A good plan for how to handle negative times
As a small business owner, you’ll likely be faced with slow times. This can be a stressful time for your employees and the customers who come to you for help. You need to know how to handle this without causing any major problems or making your employees feel like they’re not valued.
In order for your company’s business plan to work well in slow periods, there are some things that will help:
- Create a long-term goal for how much revenue you want from each client/customer at different points throughout their relationship with you (e.g., when they sign up as an account holder and when they renew). Then create milestones along the way toward achieving these goals—for example, by having someone on staff track those numbers weekly so that when it comes time for renewal or another important milestone like purchase volume increase by X%, everyone knows where each department stands relative to those goals!
- If possible, try not having too many projects going on at once; otherwise there could be confusion among team members who are juggling more tasks than usual during busy seasons like holidays! Also keep track of deadlines so everyone knows what needs done before moving onto other things—if someone misses one due date because something else came up unexpectedly but still needs completing within two weeks after then deadline passed without being completed then this person wouldn’t get paid unless another person volunteers their services instead which means less money coming into our pocketbooks since now we’re paying someone else instead.”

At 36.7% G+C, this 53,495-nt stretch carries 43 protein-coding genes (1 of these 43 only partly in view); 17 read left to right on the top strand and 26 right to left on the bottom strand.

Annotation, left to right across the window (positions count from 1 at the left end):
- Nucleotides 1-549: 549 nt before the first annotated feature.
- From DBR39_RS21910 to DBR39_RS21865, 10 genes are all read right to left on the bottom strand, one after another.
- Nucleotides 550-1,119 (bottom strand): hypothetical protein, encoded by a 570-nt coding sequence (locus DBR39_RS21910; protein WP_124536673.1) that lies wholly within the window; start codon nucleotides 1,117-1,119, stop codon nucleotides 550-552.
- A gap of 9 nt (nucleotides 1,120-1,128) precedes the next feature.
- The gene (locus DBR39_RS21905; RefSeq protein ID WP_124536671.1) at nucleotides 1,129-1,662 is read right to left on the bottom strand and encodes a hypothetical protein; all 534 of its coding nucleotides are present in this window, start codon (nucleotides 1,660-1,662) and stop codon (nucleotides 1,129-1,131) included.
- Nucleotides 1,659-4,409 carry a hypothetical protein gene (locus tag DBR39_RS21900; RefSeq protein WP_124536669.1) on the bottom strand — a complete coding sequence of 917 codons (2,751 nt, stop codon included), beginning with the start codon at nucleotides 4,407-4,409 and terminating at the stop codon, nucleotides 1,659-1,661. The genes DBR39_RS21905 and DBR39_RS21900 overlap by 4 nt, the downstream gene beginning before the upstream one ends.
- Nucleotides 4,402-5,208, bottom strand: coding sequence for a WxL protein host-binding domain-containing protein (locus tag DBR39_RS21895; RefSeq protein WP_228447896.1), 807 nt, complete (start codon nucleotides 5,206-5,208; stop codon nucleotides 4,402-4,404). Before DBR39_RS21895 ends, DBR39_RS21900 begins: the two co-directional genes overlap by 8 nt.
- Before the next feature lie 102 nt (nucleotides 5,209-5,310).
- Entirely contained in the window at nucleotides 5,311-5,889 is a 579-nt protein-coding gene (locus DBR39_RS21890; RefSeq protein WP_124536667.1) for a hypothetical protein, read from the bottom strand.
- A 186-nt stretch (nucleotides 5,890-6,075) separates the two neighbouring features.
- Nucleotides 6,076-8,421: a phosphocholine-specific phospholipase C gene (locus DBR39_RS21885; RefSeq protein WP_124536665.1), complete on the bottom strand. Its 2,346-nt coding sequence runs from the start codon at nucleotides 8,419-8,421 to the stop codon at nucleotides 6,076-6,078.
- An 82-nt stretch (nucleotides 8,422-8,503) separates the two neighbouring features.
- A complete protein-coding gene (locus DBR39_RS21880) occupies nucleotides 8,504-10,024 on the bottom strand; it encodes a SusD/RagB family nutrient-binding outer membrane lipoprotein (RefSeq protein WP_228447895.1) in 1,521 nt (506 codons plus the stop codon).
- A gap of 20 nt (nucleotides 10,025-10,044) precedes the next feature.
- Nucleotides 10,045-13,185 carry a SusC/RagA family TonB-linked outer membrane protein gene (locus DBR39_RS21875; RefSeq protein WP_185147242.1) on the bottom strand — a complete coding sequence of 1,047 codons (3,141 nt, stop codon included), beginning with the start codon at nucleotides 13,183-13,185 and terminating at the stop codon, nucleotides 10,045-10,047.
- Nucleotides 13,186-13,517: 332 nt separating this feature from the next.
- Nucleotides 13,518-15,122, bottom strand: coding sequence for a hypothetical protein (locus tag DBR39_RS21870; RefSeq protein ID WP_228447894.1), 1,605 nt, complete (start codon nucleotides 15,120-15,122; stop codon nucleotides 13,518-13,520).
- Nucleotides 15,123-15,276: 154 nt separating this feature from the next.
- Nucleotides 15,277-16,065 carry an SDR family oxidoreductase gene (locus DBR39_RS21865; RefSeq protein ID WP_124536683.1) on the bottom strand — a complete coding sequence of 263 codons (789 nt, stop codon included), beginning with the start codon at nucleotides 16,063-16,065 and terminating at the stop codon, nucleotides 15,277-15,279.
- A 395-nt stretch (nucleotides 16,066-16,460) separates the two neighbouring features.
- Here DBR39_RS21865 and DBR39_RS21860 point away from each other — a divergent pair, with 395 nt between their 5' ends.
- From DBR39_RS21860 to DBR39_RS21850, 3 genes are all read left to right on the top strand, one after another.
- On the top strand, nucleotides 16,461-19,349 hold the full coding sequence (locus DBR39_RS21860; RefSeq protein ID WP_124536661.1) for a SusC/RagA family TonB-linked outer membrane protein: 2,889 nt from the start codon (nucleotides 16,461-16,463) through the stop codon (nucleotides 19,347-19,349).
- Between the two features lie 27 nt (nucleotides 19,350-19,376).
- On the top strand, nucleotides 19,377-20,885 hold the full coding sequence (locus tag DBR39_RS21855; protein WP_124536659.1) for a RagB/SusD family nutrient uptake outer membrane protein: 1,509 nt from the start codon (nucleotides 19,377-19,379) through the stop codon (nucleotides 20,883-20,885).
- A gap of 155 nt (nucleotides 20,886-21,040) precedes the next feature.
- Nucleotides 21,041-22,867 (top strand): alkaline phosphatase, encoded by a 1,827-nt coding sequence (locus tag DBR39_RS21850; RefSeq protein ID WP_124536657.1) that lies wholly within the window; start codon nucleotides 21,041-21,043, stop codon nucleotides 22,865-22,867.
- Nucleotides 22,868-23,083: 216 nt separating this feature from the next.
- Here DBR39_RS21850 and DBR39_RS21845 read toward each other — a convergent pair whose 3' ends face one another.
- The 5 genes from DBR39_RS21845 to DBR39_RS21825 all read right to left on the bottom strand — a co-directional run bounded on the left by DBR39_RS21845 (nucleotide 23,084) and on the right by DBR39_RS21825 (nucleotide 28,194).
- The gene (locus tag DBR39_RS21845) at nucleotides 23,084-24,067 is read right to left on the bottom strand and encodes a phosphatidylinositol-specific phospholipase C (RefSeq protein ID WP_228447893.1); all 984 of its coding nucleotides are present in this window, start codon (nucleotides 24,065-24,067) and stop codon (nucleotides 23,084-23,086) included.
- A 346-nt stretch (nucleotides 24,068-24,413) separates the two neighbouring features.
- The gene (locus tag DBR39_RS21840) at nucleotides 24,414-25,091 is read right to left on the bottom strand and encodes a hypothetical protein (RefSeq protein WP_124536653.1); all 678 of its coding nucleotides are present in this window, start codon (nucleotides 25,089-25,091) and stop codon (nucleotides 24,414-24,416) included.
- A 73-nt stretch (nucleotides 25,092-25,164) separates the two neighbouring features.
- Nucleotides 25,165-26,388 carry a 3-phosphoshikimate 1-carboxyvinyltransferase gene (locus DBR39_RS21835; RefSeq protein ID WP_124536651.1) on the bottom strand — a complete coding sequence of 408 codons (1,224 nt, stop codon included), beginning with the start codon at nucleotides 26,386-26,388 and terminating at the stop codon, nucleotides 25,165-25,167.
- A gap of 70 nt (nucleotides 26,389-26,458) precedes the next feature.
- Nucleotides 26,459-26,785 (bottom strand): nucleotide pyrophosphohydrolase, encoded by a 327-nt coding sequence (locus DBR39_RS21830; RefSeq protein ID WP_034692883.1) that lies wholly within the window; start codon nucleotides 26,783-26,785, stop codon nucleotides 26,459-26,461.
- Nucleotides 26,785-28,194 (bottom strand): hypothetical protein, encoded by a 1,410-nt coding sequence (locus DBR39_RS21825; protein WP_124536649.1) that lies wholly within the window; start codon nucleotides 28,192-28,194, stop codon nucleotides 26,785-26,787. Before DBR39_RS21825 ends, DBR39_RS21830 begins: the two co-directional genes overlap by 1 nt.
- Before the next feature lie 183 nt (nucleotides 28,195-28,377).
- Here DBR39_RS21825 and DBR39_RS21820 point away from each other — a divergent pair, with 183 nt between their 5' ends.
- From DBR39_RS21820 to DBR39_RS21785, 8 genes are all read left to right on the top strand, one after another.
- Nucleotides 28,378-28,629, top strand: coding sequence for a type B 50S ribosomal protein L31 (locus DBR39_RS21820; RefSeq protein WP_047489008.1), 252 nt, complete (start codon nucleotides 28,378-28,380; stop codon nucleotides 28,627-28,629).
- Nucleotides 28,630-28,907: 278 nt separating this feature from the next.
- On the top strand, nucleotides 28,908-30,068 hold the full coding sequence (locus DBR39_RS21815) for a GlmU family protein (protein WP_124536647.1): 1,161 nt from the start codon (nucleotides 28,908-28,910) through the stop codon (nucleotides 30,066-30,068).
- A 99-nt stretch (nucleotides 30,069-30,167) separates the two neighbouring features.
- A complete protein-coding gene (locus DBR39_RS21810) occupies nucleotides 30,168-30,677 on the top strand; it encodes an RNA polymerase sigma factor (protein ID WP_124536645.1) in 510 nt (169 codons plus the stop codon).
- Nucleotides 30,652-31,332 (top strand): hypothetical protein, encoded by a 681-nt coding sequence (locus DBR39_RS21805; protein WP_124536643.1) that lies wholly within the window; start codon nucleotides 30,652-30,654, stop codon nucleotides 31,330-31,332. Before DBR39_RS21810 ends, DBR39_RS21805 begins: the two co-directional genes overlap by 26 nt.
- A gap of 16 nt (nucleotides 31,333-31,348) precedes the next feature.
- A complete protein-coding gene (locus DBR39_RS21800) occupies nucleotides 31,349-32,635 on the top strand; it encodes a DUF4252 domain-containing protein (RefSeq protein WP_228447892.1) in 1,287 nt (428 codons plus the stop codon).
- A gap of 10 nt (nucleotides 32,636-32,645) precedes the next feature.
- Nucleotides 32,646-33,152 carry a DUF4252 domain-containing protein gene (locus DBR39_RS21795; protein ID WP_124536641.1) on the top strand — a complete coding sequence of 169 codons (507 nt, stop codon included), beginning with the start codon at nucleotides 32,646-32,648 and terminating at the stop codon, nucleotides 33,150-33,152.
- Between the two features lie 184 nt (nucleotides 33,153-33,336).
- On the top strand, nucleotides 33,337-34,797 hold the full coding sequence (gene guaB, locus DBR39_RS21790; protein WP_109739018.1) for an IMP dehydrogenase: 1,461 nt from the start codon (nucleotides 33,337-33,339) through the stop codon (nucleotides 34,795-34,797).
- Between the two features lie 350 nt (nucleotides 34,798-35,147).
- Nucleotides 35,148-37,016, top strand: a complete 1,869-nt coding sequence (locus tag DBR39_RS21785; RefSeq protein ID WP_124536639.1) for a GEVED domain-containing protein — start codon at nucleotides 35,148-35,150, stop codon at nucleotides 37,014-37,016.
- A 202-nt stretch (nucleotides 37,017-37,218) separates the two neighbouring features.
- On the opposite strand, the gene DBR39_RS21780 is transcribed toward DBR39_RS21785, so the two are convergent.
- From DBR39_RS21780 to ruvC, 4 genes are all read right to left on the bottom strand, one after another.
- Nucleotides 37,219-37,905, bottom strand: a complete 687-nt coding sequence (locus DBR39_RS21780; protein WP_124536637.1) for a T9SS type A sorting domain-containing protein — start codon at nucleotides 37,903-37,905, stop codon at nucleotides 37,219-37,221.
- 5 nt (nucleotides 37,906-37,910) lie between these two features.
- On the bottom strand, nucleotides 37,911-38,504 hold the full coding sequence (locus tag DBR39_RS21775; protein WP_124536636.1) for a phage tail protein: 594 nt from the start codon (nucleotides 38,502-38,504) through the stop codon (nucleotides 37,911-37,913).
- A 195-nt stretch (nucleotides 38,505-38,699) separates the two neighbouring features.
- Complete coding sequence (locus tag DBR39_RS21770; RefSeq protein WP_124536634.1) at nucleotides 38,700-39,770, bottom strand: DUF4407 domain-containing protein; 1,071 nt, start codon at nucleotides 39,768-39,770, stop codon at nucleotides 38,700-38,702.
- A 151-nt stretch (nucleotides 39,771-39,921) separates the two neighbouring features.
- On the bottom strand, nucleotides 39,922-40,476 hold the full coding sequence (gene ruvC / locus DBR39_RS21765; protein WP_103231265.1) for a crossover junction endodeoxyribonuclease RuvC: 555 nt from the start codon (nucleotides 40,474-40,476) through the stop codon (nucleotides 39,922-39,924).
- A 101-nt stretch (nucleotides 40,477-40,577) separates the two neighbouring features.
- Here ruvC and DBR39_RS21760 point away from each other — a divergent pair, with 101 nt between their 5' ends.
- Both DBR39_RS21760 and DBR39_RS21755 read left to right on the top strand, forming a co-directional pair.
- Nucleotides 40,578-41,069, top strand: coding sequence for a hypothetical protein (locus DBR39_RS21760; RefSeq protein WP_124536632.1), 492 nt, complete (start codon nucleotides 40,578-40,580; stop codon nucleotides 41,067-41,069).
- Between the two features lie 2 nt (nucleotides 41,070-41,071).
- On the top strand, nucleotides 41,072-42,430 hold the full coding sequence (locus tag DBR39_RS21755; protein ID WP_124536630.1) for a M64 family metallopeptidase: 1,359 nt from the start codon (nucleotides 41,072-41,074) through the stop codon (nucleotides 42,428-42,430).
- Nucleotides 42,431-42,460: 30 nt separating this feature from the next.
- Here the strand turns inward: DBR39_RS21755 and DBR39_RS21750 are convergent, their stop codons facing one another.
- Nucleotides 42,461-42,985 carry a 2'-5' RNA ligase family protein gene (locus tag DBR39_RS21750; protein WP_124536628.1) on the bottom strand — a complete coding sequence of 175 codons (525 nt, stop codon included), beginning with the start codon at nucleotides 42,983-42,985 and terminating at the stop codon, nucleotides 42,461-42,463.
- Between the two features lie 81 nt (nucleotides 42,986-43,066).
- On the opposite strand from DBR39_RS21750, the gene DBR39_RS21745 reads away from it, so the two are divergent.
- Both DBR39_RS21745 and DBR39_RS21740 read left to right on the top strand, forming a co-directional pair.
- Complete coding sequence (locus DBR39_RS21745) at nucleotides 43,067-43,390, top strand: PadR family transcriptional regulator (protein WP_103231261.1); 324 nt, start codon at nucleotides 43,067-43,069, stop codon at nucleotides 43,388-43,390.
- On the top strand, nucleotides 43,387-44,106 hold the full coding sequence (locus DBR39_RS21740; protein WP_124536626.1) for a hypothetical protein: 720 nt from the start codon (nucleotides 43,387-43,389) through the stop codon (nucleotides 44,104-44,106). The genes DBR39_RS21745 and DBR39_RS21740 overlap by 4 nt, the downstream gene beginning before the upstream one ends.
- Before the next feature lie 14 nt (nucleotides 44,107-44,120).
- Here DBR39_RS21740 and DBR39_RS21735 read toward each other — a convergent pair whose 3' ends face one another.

Being a small business owner isn’t always easy, but can be very rewarding.
Being a small business owner isn’t always easy, but can be very rewarding. You’re the only one who can make your company successful and you are responsible for everything that happens within it. The face of your company is you, so making sure that customers feel comfortable coming into contact with you is important. If they don’t feel comfortable, they won’t come back again (and neither will their friends).
We hope this article has been helpful in giving you some insight into what it takes to be a small business owner, and how to be successful at it. We know there’s a lot of pressure and stress involved when starting up a new business, but we also know that the rewards are worth it—and if you’re looking for help with any part of the journey, we’re here!